Habplan provides two ways to do this:
The first method requires you to designate the early years of the planning horizon as ``byGone'' on the Habplan Flow Edit Form. The regimes that were actually applied are supplied for the stands in the byGone years. Habplan makes no effort to schedule things in these byGone years, since they are in fact already scheduled.
The second approach may often be easier to implement and Habread can help you. The idea is to create a Flow dataset that has years when precutting occurred designated by -1=''1 year before the start of the planning horizon'', -2=''2 years before'', etc. In order to do this, there must be 2 additional columns in the polygon dbf file. The first is the ``PreCut Indicator'' column. This column will contain a symbol, such as ``Y'' to indicate that this polygon or stand was pre-cut. The second column is the ``PreCut Year'' column which gives the period when the pre-cutting occurred relative to planning period 1. For example, a 0 means it occurred in period 0, -1 in period -1, and 1 would mean in period 1. There is also a space to give the Indicator and the first period of the planning horizon on the ``Expand Units'' form(Figure 18).
There is a difference between the ``PreCut Year'' values in the dbf file and the precut years that go into Habplan Flow data files. In Habplan, the precut value is a lag that is interpreted relative to the beginning of the planning horizon. Therefore, -1 in the Flow data is equivalent to a 0 in the dbf PreCut Year column when the first period for Habplan is 1. When the first period of the planning horizon is 2, then a -1 in the Flow data means the stand was precut in year 1. If you don't want to use the precut feature in Habread, just set the PreCut Indicator variable to ``none'' and Habread ignores precutting.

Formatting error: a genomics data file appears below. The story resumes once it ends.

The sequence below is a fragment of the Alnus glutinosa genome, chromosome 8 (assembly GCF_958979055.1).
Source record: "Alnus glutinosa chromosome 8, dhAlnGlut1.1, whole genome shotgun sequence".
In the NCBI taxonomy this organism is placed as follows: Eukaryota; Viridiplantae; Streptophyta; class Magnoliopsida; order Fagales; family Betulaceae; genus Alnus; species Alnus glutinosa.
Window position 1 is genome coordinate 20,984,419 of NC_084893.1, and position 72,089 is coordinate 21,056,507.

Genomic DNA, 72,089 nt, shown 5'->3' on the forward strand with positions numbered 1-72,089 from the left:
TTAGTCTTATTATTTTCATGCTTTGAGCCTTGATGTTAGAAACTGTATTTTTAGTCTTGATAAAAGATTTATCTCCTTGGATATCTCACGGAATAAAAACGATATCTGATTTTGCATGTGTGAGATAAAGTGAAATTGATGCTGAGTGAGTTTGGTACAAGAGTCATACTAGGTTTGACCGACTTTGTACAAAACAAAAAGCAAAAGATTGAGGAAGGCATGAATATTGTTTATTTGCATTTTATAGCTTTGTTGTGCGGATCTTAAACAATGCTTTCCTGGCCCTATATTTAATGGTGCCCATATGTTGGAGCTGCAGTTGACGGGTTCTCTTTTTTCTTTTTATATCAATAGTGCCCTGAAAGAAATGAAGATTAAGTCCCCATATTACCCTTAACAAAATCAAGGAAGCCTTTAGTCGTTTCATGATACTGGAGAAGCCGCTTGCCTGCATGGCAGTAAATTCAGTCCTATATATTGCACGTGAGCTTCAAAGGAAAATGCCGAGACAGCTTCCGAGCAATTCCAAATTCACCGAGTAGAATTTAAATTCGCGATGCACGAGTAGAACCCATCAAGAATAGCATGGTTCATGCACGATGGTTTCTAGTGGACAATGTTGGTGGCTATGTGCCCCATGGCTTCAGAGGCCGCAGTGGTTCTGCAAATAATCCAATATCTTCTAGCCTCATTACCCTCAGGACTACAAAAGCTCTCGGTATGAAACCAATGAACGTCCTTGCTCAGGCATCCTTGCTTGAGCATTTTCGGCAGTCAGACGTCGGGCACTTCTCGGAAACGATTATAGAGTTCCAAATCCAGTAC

This is what (Figure 19) the Flow data might look like when precutting is implemented. The stand was cut 1 year before the start of the planning horizon. It is available for cutting again in planning horizon years 18, 19 or 20
The next step is to create the flow data. Following the same procedure as laid out in Examples 1 and 2, click on the first flow tab (Flow 1), supply the flow prefix, and press ``Generate'' on the ``Flow Make Tool'' to fill in the flow table. Note that the ``Flow Make Tool'' displays the following words in red: ``Result = MPS * Polygon Size''. This indicates that you are dealing with data that has been converted from per-acre- to whole-stand -outputs, and occurs when the ``Per Polygon'' box on the ``Expand'' window is checked (dealt with in the preceeding section on ``creating the BIO2 data''). If the ``Per Polygon'' box is not checked, the following words are displayed in yellow on the ``Flow Make Tool'': ``Result = Untransformed MPS data''. Now, after conducting the ``Consistency'' and ``Fill'' operations, you are ready to click on the second flow tab (Flow 2), and repeat this process for the Flow 2 component, and all the subsequent flow components. The data can now be output to files that are readable by Habplan.
As for Examples 1 and 2, in order to output each data table (BIO2 and Flow tables) to a directory where habplan can access the files, for each table, select ``Writedata'' under the table's ``File'' menu. Save the data to a designated directory from where Habplan will read the files, and do not include the column names when saving (when you press save, a window will pop up giving you the option to include or exclude the column names). These files can now be input directly into Habplan. This is done by filling out an ``Edit Form'' for the respective components in Habplan.
A simple example of some flow data follows. Note that outputs are
polygon totals, NOT per-acre or per-hectare. For regimes with multiple
output years, the format calls for entering the years and then the
outputs, so if polygon 2 had 2 years of output for option 3, you have:
. For the data depicted below, polygon 1 can only be assigned option 16, while polygon 2 could have options 1-8.
|Poly ID||Regime ID||Year||Output|
Also, the output is an integer - it takes much less memory to store integers than floating points.